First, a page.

good enough curvegood enough curve - - A concave curve with a relatively flat top with goal units (e.g., net profit, throughput, or happiness) on the vertical or Y axis and the decision variable (e.g., number of open projects, orders released to processing or level of multitasking) on the horizontal axis. There are three phases to the curve: too little, good enough, and too much of the decision variable.
Usage: On the left side of the curve the impact of having too little of the decision variable (e.g., too few open projects or orders) is depicted. The effect of this level of the decision variable is a low number of goal units (e.g., throughput is low due to starvation of the constraint). In the middle or flat portion of the curve the goal units are relatively stable over a wide range of the decision variable. The right side of the curve shows the effect on goal units of values of the decision variable that are too high. Three points are significant: 1. No one optimum solution exists for the decision variable to achieve the maximum goal units. This concept is counter to the academic search for an optimum solution for many situations. Instead, there is a wide range of values for the decision variable that provides equally acceptable numbers of goal units. 2. One of the basic concepts of the theory of constraints is that managers should strive to develop a good enough solution to a problem and then buffer the solution to minimize the risk that the planned goal units will not be achieved. 3. In the first phase (i.e., the left portion of the curve) the limiting factor is not enough work, while in the third phase (the right portion of the curve) the limiting factor is too much work, which causes confusion, resource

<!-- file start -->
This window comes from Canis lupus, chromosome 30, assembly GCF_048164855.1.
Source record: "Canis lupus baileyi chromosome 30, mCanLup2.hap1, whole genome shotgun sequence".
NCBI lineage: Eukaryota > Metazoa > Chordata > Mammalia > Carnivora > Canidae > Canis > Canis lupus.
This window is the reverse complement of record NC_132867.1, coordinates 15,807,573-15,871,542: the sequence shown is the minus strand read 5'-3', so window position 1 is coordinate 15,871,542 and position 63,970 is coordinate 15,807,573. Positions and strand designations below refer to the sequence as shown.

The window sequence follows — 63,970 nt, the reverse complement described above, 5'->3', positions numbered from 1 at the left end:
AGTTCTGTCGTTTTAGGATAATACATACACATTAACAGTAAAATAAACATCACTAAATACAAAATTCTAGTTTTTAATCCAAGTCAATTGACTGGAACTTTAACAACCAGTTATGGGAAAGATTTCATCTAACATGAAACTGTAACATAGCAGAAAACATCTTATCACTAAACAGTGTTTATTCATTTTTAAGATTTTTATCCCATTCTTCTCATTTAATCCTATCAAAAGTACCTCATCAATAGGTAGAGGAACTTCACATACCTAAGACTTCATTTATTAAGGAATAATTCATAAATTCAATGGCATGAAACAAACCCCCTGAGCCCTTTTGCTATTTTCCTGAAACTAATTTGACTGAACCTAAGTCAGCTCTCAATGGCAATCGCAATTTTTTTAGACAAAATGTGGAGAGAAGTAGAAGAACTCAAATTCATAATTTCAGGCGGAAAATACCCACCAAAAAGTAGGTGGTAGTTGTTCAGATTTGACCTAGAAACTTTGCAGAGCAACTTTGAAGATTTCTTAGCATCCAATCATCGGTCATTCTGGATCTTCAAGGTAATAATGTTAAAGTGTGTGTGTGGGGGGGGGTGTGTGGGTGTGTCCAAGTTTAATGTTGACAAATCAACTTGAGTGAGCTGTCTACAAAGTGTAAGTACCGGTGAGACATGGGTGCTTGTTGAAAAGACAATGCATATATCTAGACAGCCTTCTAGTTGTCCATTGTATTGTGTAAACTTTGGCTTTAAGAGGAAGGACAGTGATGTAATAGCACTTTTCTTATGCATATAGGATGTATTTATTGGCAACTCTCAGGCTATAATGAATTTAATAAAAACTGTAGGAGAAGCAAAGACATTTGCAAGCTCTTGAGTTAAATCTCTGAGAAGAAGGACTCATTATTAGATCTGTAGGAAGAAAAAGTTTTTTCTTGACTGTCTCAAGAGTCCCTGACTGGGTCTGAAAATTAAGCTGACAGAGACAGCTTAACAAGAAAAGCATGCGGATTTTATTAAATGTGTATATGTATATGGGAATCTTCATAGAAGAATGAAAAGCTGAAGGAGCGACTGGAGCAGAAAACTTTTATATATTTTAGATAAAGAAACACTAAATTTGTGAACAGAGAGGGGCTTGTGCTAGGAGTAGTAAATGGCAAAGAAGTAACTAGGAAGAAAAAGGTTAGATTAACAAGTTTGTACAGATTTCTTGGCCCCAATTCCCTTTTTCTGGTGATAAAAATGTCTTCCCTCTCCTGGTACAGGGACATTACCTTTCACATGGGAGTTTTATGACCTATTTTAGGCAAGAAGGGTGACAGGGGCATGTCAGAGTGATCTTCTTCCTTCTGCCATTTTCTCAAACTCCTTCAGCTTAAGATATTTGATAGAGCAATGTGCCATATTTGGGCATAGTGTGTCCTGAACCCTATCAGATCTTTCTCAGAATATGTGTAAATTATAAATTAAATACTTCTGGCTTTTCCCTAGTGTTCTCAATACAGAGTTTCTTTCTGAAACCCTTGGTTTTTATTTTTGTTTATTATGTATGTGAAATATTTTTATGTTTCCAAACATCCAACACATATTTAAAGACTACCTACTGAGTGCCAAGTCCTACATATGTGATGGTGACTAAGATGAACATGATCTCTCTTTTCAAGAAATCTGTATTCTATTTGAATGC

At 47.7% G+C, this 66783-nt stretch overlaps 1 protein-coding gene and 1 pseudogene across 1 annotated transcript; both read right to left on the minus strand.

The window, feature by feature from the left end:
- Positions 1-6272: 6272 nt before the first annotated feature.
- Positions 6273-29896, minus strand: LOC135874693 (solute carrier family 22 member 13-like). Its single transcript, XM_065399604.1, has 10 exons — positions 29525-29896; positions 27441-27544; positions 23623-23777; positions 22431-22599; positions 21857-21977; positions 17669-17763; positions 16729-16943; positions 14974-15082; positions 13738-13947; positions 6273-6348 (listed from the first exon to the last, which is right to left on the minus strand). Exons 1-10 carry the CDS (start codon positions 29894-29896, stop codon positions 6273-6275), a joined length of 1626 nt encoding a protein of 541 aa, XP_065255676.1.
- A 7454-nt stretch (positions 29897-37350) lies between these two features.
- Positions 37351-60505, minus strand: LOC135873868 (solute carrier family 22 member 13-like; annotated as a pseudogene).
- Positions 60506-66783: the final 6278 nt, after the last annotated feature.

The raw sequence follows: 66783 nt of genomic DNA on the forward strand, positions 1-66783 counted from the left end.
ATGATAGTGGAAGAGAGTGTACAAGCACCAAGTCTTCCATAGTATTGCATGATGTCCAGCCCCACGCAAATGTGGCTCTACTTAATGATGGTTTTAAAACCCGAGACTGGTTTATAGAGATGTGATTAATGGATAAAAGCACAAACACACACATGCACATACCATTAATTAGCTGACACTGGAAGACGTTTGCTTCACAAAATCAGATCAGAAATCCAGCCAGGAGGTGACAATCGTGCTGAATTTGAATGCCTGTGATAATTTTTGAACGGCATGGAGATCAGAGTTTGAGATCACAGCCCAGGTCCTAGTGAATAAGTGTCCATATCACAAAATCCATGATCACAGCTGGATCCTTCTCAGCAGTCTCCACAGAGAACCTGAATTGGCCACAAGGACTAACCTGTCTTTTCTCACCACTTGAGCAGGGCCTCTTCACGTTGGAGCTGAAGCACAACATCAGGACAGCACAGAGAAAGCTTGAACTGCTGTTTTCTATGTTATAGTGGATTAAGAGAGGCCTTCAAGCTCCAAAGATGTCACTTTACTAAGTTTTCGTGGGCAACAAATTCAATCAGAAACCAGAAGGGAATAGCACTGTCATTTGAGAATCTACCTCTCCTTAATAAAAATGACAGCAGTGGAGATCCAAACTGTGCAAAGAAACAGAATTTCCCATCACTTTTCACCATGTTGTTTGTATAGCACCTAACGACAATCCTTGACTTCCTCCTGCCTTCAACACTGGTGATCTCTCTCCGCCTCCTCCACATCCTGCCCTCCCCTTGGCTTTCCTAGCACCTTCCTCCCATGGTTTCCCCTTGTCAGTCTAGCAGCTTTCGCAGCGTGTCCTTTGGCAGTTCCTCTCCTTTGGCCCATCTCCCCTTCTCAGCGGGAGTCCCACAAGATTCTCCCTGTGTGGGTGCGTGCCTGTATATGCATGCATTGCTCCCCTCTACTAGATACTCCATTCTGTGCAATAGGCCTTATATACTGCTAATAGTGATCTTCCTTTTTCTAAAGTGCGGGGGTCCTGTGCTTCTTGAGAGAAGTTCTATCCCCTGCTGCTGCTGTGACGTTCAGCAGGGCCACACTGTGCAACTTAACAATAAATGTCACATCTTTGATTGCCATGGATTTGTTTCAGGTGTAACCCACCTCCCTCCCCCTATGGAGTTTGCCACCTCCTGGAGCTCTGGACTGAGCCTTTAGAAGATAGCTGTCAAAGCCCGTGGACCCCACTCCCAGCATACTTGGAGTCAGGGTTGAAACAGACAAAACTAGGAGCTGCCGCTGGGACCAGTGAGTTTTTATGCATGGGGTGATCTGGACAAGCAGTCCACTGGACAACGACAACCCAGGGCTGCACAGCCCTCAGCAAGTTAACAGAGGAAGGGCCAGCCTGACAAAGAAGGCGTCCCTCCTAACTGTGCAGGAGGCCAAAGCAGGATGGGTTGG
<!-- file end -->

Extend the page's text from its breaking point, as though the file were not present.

conflicts, and multitasking, with a consequent drop in productivity.
In a real situation, the investigator would identify the undesirable effects of the current situation and could then, using cause-and-effect logic ( a logic branch or CRT), tell where on the curve the organization is. If the undesirable effects are caused by too little of the decision variable then more of the decision variable is applied. If the undesirable effects relate to too much of the decision variable then the decision variable is usually reduced by 25% (e.g., 25% of open projects are frozen). This action usually brings the organization to the good enough region of the diagram. Buffer management can then be used to continually refine the solution.